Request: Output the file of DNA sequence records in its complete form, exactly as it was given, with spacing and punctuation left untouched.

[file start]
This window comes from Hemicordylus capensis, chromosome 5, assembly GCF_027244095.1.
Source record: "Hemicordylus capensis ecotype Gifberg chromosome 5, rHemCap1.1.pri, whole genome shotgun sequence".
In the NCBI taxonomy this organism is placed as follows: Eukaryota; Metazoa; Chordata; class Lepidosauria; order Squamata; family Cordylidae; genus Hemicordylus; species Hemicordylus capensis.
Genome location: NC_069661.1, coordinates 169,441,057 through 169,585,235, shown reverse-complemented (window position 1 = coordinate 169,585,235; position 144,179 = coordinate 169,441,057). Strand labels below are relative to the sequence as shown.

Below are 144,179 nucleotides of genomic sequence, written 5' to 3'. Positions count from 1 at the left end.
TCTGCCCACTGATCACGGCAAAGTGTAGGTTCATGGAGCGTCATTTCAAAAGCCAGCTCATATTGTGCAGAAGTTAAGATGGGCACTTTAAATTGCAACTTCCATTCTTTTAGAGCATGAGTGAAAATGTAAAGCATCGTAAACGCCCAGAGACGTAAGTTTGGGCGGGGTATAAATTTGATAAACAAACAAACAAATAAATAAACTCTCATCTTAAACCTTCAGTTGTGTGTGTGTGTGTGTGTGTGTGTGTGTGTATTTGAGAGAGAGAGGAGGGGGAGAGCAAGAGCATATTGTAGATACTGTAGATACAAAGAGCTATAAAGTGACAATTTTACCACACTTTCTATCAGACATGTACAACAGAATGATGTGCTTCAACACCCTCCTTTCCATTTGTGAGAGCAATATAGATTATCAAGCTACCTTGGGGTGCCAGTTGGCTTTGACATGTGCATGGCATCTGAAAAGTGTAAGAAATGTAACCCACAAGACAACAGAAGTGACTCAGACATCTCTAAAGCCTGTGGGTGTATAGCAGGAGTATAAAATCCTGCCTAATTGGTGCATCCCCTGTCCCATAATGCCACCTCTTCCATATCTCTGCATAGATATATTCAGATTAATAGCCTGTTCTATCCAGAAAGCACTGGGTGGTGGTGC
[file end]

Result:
This window comes from Hemicordylus capensis, chromosome 5, assembly GCF_027244095.1.
Source record: "Hemicordylus capensis ecotype Gifberg chromosome 5, rHemCap1.1.pri, whole genome shotgun sequence".
In the NCBI taxonomy this organism is placed as follows: Eukaryota; Metazoa; Chordata; class Lepidosauria; order Squamata; family Cordylidae; genus Hemicordylus; species Hemicordylus capensis.
Genome location: NC_069661.1, coordinates 169,441,057 through 169,585,235, shown reverse-complemented (window position 1 = coordinate 169,585,235; position 144,179 = coordinate 169,441,057). Strand labels below are relative to the sequence as shown.

Below are 144,179 nucleotides of genomic sequence, written 5' to 3'. Positions count from 1 at the left end.
TCTGCCCACTGATCACGGCAAAGTGTAGGTTCATGGAGCGTCATTTCAAAAGCCAGCTCATATTGTGCAGAAGTTAAGATGGGCACTTTAAATTGCAACTTCCATTCTTTTAGAGCATGAGTGAAAATGTAAAGCATCGTAAACGCCCAGAGACGTAAGTTTGGGCGGGGTATAAATTTGATAAACAAACAAACAAATAAATAAACTCTCATCTTAAACCTTCAGTTGTGTGTGTGTGTGTGTGTGTGTGTGTGTGTATTTGAGAGAGAGAGGAGGGGGAGAGCAAGAGCATATTGTAGATACTGTAGATACAAAGAGCTATAAAGTGACAATTTTACCACACTTTCTATCAGACATGTACAACAGAATGATGTGCTTCAACACCCTCCTTTCCATTTGTGAGAGCAATATAGATTATCAAGCTACCTTGGGGTGCCAGTTGGCTTTGACATGTGCATGGCATCTGAAAAGTGTAAGAAATGTAACCCACAAGACAACAGAAGTGACTCAGACATCTCTAAAGCCTGTGGGTGTATAGCAGGAGTATAAAATCCTGCCTAATTGGTGCATCCCCTGTCCCATAATGCCACCTCTTCCATATCTCTGCATAGATATATTCAGATTAATAGCCTGTTCTATCCAGAAAGCACTGGGTGGTGGTGC